In a swift kick to Staten Island, the “Borough of Parks,” the city Parks Department has said nay to an offer from the Staten Island Zoo aimed at keeping horse-mounted patrols here, according to the Staten Island Advance.
And in a further stomping of the borough, the agency pulled a Halloween trick and removed the horses yesterday, a day ahead of schedule.
Zoo Executive Director Ken Mitchell said that the Zoo offered to absorb the $900 labor costs per month of housing the horses at the West Brighton zoo.
That would have left Parks responsible for $1,100 a month in hay, bedding and grain costs. That’s down from the $2,000 the agency currently pays to house the horses here.
“They didn’t accept it,” Mitchell told the Advance.
He said that Parks came in “unannounced” yesterday and removed the horses, which were supposed to stay until today.
“We’re disappointed thatwe weren’t able to reach some type of compromise,” said Mitchell. “We’re going to greatly miss having those horses at the Zoo.”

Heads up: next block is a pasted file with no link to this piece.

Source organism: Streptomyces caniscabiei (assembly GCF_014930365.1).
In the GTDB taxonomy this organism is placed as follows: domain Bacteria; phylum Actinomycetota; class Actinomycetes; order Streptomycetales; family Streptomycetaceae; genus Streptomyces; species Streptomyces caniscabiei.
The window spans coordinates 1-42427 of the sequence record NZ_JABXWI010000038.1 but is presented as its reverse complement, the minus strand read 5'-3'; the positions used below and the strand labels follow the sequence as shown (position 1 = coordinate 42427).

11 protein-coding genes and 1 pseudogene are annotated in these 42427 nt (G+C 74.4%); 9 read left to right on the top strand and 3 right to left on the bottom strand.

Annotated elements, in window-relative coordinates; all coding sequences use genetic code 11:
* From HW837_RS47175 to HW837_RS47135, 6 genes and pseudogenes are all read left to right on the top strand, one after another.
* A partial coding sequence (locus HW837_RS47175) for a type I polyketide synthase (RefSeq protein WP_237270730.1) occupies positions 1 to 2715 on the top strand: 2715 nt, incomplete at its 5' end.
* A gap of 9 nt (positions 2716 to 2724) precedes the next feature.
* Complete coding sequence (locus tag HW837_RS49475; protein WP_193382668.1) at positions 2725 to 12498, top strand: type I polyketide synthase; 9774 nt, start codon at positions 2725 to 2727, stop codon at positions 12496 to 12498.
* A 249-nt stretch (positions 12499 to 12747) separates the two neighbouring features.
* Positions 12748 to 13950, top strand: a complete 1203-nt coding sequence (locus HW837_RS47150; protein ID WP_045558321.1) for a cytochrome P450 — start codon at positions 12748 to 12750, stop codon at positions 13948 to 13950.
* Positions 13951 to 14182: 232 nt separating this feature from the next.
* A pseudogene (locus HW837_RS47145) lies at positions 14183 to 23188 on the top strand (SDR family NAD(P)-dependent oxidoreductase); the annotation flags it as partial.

And the borough’s lost horses could end up being Central Park’s gain.
Two of the agency’s horses have been stabled at the Zoo, while two others are housed in Van Cortlandt Park in the Bronx.
A source said the horses being removed from the Island will now be housed at Van Cortlandt, while the Bronx horses are moved to Central Park to replace horses that have been retired.
“I don’t know why our horses weren’t good enough to go to Central Park,” the source said. Parks did not comment after repeated requests from the Advance.
The city has said it expects to save $24,000 a year by not having the horses boarded at the Zoo.
City Councilman James Oddo (R-Mid-Island/Brooklyn) lobbied Parks to take the Zoo’s deal.
“It’s hard to believe that it comes down to dollars and cents when the Zoo made such a good-faith offer,” he said. “But that’s Parks. It’s always their agenda, not the Island’s. Their default answer is ‘no.’”
The Island, famed for having more parkland, at 7,200 acres, than any other borough, will continue to be patrolled by Parks Enforcement Patrol officers, the agency has said.
Mounted patrols are highly visible, and educate the public on the rules and regulations in the city’s parks. They have been fixtures on the Island for 30 years.
With the loss of the two horses and accompanying patrol officers, there will be just six enforcement officers to patrol all of the Island’s parkland.
The NYPD also patrols the borough’s parks.
Parks has said the department would do its best to “maintain” the current level of patrol officers and replace the mounted patrol with officers on foot in light of budget constraints.